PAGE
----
Minit Review


It's called Minit because it's over in a minute. Always and without fail, you have sixty seconds before the world ends and your game along with it...

Minit is a lot like a Gameboy version of a Legend of Zelda game. You have two-color, 8-bit graphics, a top-down perspective on a world made of discrete areas that you explore one rectangle at a time, and plenty of puzzles and secrets. The difference here is that you are caught in a time loop caused by a curse that ends the world but then winds back the clock to sixty seconds before the world ends. When this happens, though, the entire world is not completely reset to the way it was sixty seconds prior. Items that you've collected will remain in your possession on the next go-round, and quests that you've completed will still be complete.

The gameplay will be familiar to anyone who's played a classic Zelda game or one of the many clones inspired by those games. Exploration is a big component of the gameplay, and you'll always be searching for new ways to remove the obstacles impeding your progress. The discovery of a sword, for example, means that you can hack away at the patches of think grass that once blocked your way. There are also hostile creatures roaming the world, but the enemies you encounter are easily enough dispatched by moving next to them and pressing the attack button. There are NPCs to be found who may offer quests or helpful advice, and luckily they all speak quickly given the ever-present ticking of the game's doomsday clock. You'll also occasionally find new places to call home, places at which you'll reappear once the world ends and that will save you the time it took to reach them from your prior shelter.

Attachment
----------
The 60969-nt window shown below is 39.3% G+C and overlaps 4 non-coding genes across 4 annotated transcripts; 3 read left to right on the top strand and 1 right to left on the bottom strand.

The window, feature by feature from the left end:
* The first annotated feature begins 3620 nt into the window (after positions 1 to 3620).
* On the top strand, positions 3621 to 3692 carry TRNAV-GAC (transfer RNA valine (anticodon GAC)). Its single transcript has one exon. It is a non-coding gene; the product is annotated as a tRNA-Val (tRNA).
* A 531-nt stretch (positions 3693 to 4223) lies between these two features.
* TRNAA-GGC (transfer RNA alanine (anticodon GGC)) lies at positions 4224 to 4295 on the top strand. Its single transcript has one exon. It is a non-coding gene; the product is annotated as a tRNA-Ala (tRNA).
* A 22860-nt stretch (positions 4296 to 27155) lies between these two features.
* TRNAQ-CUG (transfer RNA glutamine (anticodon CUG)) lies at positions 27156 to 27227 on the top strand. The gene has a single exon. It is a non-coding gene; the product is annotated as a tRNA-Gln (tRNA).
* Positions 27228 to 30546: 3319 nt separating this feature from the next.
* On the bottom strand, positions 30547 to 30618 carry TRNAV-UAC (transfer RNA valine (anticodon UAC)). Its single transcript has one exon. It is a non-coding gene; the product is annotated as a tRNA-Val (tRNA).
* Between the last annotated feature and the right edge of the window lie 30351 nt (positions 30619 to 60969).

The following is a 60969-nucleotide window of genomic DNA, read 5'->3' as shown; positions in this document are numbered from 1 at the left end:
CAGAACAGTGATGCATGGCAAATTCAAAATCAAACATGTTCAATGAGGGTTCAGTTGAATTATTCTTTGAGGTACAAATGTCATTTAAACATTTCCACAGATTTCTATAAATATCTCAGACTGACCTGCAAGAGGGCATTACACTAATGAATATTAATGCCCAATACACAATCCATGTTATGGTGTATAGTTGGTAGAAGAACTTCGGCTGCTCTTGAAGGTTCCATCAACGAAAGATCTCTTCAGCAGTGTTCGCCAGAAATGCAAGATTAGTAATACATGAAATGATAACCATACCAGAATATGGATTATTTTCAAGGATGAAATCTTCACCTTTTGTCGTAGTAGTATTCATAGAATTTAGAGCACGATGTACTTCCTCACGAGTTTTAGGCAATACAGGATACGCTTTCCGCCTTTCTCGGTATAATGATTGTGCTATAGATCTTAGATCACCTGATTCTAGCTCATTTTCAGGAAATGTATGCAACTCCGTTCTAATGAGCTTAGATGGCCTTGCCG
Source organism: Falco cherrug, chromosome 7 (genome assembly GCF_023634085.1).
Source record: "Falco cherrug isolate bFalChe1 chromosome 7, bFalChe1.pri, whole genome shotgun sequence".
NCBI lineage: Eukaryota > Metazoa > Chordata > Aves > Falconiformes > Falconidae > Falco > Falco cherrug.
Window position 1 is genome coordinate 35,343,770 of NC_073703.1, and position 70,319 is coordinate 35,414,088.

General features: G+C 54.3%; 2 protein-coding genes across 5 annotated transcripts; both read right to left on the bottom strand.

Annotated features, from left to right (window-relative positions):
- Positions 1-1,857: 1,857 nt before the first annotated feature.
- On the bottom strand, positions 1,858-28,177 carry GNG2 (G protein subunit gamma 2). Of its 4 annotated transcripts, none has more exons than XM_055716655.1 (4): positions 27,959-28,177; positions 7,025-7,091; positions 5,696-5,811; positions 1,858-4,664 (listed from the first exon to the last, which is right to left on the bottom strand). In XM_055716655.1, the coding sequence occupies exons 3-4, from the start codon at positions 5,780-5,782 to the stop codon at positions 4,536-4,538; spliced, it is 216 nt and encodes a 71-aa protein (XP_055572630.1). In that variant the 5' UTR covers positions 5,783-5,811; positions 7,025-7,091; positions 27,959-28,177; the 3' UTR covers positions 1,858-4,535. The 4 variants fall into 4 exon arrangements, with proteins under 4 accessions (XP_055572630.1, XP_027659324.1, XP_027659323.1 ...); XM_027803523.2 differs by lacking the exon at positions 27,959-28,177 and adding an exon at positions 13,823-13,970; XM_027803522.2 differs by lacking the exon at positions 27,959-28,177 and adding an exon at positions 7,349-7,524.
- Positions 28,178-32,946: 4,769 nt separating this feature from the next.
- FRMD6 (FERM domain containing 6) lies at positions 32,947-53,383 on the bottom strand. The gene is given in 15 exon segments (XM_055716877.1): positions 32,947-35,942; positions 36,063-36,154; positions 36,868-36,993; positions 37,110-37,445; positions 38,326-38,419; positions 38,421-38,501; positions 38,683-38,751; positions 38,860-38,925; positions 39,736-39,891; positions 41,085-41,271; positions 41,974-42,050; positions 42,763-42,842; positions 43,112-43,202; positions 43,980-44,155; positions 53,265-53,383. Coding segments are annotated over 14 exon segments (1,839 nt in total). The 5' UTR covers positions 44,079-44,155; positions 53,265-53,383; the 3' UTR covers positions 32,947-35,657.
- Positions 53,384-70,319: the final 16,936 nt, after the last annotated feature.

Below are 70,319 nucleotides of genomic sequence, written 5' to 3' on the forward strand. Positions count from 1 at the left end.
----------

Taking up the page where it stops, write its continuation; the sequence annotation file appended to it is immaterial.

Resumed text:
Minit screenshot 3

The underlying game itself isn't especially challenging - you could probably push your way to the end pretty quickly if it weren't for the fact that your game keeps ending every sixty seconds. The ever-ticking clock has a big impact on that, though. Every game is a speed run with little margin for error, and the farther afield you need to run the smaller that margin. You'll have to carefully remember where you saw everything because it could take you a long time to find your way back to something when each wrong turn could mean that you'll have to start the whole trek over again a minute later.

Minit is a great example of taking something that's been around forever, adding an innovative twist to it, and coming up with something new, innovative, and fun. There's more here than a generic clone on a timer, though. It took some skill to design puzzles that are a little tricky, but not so much so that the time limit makes them impossible to solve, and to pack a little game world full of secrets to discover. Don't let the simple retro look fool you, Minit is an interesting and innovative game that's likely different that anything else that you've played recently.

Final Rating: 86% - Minit gives you a minute to win it, and if you don't, it gives you another minute.

 





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